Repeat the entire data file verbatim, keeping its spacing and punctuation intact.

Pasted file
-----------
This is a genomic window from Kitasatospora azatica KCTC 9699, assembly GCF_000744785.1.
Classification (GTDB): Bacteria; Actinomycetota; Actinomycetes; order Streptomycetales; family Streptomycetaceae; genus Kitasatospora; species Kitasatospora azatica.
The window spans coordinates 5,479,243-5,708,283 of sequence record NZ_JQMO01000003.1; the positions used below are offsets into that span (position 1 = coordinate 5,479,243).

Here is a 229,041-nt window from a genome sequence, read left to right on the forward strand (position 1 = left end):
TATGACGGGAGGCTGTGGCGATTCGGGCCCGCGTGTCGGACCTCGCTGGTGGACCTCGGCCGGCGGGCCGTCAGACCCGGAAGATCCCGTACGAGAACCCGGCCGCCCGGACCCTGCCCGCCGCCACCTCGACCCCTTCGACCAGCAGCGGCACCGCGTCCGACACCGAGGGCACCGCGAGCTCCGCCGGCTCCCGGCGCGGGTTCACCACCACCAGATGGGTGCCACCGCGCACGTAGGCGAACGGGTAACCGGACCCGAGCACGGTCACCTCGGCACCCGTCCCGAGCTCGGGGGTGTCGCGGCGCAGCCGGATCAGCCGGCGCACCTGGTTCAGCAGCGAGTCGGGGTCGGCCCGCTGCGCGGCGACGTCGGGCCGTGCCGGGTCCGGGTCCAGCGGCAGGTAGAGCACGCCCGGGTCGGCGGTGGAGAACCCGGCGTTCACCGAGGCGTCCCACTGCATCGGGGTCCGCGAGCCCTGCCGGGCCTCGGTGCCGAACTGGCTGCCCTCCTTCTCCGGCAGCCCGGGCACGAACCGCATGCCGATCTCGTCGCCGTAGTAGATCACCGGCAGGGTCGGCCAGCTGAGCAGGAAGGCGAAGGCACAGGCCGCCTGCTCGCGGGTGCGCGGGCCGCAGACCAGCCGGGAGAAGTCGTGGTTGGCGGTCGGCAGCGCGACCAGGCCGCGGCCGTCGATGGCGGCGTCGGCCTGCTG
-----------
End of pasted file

This is a genomic window from Kitasatospora azatica KCTC 9699, assembly GCF_000744785.1.
Classification (GTDB): Bacteria; Actinomycetota; Actinomycetes; order Streptomycetales; family Streptomycetaceae; genus Kitasatospora; species Kitasatospora azatica.
The window spans coordinates 5,479,243-5,708,283 of sequence record NZ_JQMO01000003.1; the positions used below are offsets into that span (position 1 = coordinate 5,479,243).

Here is a 229,041-nt window from a genome sequence, read left to right on the forward strand (position 1 = left end):
TATGACGGGAGGCTGTGGCGATTCGGGCCCGCGTGTCGGACCTCGCTGGTGGACCTCGGCCGGCGGGCCGTCAGACCCGGAAGATCCCGTACGAGAACCCGGCCGCCCGGACCCTGCCCGCCGCCACCTCGACCCCTTCGACCAGCAGCGGCACCGCGTCCGACACCGAGGGCACCGCGAGCTCCGCCGGCTCCCGGCGCGGGTTCACCACCACCAGATGGGTGCCACCGCGCACGTAGGCGAACGGGTAACCGGACCCGAGCACGGTCACCTCGGCACCCGTCCCGAGCTCGGGGGTGTCGCGGCGCAGCCGGATCAGCCGGCGCACCTGGTTCAGCAGCGAGTCGGGGTCGGCCCGCTGCGCGGCGACGTCGGGCCGTGCCGGGTCCGGGTCCAGCGGCAGGTAGAGCACGCCCGGGTCGGCGGTGGAGAACCCGGCGTTCACCGAGGCGTCCCACTGCATCGGGGTCCGCGAGCCCTGCCGGGCCTCGGTGCCGAACTGGCTGCCCTCCTTCTCCGGCAGCCCGGGCACGAACCGCATGCCGATCTCGTCGCCGTAGTAGATCACCGGCAGGGTCGGCCAGCTGAGCAGGAAGGCGAAGGCACAGGCCGCCTGCTCGCGGGTGCGCGGGCCGCAGACCAGCCGGGAGAAGTCGTGGTTGGCGGTCGGCAGCGCGACCAGGCCGCGGCCGTCGATGGCGGCGTCGGCCTGCTG